Three top Management skills

Similar to top leadership skills, a list of three top management skills may depend more on the situation than anything else. So picking three top ones remains a risky task but yet one I was asked to perform recently.

Here’s an expanded version of how I responded:

Accomplishing business goals
If we’re not supporting the business with our IT solutions, we need to re-evaluate the work.
I can’t emphasize this enough. If your IT projects and infrastructure aren’t supporting the business in some real way, reconsider them.
This is tricky when evaluating needed upgrades (e.g., to stay current) but it usually becomes clearer when thinking about how the business goals falter when the upgrade doesn’t take place.
Devising and implementing systems and structure
By creating repeatable processes, we improve our efficiency and our ability to operate and we contribute savings toward the bottom line.
Far from advocating strict Taylorism (turning technologists into machines who only follow repeatable processes), I rather tend more Gilbreth, making “processes more efficient by reducing the motions [steps] involved”.1 See my post on superficial diversity to get more of my thoughts on this subject.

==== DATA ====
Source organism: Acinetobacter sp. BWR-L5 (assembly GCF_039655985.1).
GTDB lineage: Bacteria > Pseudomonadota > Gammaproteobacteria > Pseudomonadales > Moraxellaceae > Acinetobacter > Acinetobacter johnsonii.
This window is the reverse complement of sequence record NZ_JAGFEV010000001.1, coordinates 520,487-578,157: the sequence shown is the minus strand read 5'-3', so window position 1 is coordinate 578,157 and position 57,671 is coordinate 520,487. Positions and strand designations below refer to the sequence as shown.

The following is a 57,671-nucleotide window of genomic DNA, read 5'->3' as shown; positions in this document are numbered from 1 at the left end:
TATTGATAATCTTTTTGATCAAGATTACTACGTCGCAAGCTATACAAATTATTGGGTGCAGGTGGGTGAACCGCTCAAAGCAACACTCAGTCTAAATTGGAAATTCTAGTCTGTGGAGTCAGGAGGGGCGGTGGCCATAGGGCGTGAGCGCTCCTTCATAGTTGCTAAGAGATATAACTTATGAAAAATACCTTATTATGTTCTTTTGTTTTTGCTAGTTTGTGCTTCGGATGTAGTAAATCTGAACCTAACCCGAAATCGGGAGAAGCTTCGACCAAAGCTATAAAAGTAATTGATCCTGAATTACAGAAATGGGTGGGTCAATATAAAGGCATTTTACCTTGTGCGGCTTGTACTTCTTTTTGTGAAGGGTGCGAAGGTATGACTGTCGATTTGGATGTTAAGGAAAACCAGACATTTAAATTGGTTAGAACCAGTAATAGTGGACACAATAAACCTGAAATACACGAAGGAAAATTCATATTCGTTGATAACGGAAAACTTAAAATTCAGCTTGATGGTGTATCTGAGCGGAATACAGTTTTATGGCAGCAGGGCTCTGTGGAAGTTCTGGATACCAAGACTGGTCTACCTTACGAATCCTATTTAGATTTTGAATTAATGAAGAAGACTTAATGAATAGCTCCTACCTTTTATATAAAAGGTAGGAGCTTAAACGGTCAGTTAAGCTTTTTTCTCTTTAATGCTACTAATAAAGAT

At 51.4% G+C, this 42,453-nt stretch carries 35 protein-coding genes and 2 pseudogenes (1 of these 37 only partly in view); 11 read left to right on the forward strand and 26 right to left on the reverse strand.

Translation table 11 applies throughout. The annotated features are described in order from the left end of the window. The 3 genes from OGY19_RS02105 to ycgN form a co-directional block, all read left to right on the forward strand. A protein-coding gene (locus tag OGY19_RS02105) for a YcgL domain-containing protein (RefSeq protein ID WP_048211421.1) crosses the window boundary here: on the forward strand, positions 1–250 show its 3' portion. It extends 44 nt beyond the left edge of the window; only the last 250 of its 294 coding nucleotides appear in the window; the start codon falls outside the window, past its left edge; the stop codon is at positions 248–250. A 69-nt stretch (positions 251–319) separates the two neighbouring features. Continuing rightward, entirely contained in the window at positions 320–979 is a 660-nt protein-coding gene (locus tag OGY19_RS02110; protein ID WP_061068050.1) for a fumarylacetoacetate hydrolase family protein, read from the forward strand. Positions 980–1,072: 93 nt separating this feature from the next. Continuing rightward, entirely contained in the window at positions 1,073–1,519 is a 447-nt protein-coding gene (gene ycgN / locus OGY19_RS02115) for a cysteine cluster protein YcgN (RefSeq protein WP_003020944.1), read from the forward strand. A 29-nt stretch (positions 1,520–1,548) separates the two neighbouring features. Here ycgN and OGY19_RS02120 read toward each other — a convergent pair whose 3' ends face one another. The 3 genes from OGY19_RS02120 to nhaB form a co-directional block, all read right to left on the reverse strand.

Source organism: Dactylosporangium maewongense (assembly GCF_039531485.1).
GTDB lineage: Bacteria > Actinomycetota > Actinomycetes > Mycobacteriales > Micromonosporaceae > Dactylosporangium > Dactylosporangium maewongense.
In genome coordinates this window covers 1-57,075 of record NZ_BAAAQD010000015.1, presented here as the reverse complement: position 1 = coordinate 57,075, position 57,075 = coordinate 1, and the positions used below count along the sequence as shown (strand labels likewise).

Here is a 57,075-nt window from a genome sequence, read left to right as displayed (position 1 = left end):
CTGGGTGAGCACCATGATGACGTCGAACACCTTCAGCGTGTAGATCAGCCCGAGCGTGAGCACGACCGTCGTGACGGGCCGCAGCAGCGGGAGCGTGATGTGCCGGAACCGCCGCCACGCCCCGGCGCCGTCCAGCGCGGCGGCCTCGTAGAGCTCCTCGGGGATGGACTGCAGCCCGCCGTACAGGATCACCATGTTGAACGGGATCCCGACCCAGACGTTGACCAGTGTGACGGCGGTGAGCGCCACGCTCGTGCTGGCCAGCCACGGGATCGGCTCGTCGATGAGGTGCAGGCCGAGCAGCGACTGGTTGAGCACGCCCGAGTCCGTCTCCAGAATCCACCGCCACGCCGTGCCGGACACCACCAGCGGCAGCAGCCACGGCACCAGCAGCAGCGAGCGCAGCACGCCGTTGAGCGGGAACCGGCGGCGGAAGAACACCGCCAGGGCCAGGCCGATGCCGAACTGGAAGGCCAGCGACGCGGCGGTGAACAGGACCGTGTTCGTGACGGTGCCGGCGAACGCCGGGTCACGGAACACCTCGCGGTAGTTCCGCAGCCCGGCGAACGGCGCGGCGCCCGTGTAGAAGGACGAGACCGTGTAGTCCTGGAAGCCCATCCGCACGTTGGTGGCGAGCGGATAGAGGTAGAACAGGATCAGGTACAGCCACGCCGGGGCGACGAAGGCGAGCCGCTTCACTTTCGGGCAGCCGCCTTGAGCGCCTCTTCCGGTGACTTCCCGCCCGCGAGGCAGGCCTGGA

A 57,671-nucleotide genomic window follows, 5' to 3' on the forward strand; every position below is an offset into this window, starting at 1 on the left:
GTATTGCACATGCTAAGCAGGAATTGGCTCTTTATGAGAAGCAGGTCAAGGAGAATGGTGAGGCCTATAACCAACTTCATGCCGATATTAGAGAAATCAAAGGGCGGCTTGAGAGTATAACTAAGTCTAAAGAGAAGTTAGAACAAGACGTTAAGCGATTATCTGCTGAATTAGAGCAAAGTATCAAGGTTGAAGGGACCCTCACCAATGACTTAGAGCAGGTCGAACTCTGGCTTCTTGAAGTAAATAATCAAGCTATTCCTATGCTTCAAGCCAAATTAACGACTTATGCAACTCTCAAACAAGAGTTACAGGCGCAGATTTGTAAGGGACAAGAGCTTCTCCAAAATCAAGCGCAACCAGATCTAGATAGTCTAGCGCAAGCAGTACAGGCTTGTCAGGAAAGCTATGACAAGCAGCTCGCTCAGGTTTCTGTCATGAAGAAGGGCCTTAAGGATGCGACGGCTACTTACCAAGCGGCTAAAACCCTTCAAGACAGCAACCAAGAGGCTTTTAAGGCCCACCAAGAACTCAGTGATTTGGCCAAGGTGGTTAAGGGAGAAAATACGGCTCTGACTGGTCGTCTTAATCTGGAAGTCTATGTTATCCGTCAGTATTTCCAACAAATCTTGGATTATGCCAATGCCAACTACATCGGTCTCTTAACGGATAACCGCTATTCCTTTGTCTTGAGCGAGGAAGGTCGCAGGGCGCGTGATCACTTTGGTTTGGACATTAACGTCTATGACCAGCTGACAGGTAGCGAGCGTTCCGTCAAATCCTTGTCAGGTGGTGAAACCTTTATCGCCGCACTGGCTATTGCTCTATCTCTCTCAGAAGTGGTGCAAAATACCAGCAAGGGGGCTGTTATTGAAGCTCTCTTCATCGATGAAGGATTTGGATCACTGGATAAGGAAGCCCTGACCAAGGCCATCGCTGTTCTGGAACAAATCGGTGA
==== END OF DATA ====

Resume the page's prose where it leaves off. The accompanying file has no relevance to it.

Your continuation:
Conversely, I would also argue that knowing when to dismantle systems and structures (and then doing it!) is a top skill that managers all need to deploy on occasion.
Implementing things correctly
After leadership determines what the right thing is, managers see to it that the thing is done right.
Leadership and management are not two distinct entities, but complementary skills, frequently in the same individual.

These are just three skills of dozens that a manager needs to employ from time to time and you undoubtably have others.

What are three toward the top of your list?

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